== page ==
These days, we've got plenty of hipster bastards regurgitating ideas from '70s rock, even though their youthful enthusiasm and $40 haircuts can't save their worthless bands from falling into a deep abyss of kitsch garbage. But every couple of years, a band comes along that can actually re-create the feel and power of real rawk. Witchcraft has been stepping back in time for seven years now, and The Alchemist is their third attempt at capturing the essence of both '70s rock and folk.
The fact that the Swedish band uses vintage recording equipment definitely gives their recorded sound a mist of nostalgia. But it's their ability to craft powerful songs that flow beautifully within the confines of the restrictions they've placed upon themselves that make the band a true contender. Witchcraft has developed a strong versatility during their years together. Songs that begin as strong hard rockers — drums pounding, guitars seething — frequently slow down, morphing into foggy acoustic melodies that lean more towards Love or Nick Drake than they do Black Sabbath.
All the while vocalist Magnus Pelander wails his heart out, as the band plays with strong feeling and vision. They never try to be anything more than the culmination of their influences. As such, they're not the beginning of a new era in rock. But they damn sure are a great band. And that's all any band really needs to be.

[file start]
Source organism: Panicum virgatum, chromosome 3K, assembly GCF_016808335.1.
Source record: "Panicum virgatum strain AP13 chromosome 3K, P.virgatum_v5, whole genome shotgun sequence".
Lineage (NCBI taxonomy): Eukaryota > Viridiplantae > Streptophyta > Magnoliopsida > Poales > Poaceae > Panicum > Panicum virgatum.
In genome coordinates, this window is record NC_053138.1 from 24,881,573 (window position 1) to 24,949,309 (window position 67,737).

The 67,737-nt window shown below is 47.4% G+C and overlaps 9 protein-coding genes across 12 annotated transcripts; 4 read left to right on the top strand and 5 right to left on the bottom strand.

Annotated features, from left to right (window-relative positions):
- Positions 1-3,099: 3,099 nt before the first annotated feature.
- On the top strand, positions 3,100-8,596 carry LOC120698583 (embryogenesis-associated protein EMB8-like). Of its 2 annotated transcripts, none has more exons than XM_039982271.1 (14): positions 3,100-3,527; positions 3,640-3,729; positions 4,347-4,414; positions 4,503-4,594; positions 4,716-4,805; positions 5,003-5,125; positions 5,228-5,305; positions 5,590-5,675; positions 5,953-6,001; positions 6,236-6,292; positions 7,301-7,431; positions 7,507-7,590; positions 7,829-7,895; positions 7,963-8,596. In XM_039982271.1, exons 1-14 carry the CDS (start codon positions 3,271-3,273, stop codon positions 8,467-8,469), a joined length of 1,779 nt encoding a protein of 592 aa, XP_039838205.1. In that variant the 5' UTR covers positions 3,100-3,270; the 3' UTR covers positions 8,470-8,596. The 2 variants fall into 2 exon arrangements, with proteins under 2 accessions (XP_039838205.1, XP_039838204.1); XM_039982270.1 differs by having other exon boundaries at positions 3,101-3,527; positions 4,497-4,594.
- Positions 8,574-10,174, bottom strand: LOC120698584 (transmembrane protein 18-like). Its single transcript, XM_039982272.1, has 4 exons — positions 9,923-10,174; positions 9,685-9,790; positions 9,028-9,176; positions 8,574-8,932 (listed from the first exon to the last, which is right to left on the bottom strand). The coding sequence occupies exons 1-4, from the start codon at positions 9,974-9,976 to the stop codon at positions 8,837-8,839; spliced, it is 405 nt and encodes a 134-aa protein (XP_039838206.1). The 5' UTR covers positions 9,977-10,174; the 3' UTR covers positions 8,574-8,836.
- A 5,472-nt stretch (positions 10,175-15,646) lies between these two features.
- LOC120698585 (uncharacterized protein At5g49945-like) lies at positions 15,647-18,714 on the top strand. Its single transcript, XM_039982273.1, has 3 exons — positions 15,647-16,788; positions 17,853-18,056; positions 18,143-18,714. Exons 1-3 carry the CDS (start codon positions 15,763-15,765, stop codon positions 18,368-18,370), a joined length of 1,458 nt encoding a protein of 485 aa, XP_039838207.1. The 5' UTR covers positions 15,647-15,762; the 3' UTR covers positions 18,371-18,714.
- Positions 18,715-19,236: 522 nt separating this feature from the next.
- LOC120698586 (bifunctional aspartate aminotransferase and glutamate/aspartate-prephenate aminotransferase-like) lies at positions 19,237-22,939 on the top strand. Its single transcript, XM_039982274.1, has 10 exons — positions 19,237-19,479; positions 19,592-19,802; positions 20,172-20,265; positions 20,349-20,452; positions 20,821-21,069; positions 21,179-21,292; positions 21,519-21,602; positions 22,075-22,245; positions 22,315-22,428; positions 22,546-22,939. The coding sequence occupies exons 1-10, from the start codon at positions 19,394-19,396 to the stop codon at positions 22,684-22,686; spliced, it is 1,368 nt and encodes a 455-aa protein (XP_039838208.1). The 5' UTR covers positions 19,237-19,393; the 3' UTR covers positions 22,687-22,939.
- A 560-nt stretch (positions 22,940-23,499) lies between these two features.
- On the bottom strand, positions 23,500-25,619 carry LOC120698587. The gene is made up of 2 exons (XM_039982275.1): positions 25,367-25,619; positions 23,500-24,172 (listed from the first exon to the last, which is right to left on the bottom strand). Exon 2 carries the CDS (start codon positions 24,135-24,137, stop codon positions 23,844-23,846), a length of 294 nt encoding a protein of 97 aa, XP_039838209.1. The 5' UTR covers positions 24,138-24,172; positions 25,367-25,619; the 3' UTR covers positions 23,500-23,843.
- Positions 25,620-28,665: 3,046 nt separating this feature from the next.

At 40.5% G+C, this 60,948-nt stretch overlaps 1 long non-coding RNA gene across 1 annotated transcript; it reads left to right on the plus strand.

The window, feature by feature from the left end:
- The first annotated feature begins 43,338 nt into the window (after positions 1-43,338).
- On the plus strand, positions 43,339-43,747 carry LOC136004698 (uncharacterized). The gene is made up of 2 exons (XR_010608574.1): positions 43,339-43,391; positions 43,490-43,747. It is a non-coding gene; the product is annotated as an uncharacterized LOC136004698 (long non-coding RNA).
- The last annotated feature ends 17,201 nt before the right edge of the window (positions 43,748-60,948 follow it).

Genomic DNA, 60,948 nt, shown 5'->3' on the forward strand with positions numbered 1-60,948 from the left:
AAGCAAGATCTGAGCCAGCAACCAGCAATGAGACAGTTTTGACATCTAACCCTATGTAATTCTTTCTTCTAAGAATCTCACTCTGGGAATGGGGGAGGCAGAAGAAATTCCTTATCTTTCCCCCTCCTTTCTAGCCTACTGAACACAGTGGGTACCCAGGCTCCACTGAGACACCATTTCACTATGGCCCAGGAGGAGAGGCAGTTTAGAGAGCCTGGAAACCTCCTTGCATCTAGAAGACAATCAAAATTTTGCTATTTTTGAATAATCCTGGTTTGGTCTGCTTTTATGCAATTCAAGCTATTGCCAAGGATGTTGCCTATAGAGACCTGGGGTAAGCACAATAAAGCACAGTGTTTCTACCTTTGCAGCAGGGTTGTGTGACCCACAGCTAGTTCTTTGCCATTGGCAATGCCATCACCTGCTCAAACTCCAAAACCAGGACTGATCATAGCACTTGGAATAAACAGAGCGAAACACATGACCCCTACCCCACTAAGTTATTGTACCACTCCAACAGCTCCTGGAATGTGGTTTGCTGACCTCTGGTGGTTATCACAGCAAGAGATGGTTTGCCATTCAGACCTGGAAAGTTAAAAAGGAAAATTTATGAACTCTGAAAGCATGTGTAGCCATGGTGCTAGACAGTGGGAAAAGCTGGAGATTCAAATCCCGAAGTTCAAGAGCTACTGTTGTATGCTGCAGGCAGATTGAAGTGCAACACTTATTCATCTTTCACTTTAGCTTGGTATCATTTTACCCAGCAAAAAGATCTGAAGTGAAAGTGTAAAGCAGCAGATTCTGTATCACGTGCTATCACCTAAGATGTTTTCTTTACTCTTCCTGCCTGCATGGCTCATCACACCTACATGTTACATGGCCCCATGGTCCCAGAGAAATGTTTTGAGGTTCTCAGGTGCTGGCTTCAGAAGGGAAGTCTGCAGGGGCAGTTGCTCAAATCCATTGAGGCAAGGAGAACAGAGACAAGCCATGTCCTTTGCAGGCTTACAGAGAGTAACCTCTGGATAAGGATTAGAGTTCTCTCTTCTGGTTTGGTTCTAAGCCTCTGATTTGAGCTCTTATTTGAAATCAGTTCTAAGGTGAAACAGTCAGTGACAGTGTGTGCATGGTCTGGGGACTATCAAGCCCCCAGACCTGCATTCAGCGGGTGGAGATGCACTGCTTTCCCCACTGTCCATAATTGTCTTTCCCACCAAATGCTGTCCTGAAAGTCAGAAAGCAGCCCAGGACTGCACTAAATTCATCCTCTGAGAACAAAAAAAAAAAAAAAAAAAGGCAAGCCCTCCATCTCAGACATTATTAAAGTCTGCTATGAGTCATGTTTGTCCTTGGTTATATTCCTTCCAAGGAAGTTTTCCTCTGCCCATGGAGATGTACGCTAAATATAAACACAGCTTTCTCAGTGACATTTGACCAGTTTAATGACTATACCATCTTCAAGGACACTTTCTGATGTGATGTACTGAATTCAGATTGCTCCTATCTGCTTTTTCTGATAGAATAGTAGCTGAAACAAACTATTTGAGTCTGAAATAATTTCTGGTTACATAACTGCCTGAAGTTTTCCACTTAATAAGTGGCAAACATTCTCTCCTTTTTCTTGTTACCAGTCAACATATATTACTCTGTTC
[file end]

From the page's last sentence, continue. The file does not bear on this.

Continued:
Editor's Note: This week, we're cleaning out the closets, so to speak, and reviewing a bunch of worthy releases that fell between the cracks in '07.
We welcome readers to submit letters regarding articles and content in Detroit Metro Times. Letters should be a minimum of 150 words, refer to content that has appeared on Detroit Metro Times, and must include the writer's full name, address, and phone number for verification purposes. No attachments will be considered. Writers of letters selected for publication will be notified via email. Letters may be edited and shortened for space.
Email us at firstname.lastname@example.org.
Support Local Journalism.
Join the Detroit Metro Times Press Club
Local journalism is information. Information is power. And we believe everyone deserves access to accurate independent coverage of their community and state. Our readers helped us continue this coverage in 2020, and we are so grateful for the support.
Help us keep this coverage going in 2021. Whether it's a one-time acknowledgement of this article or an ongoing membership pledge, your support goes to local-based reporting from our small but mighty team.
Join the Metro Times Press Club for as little as $5 a month.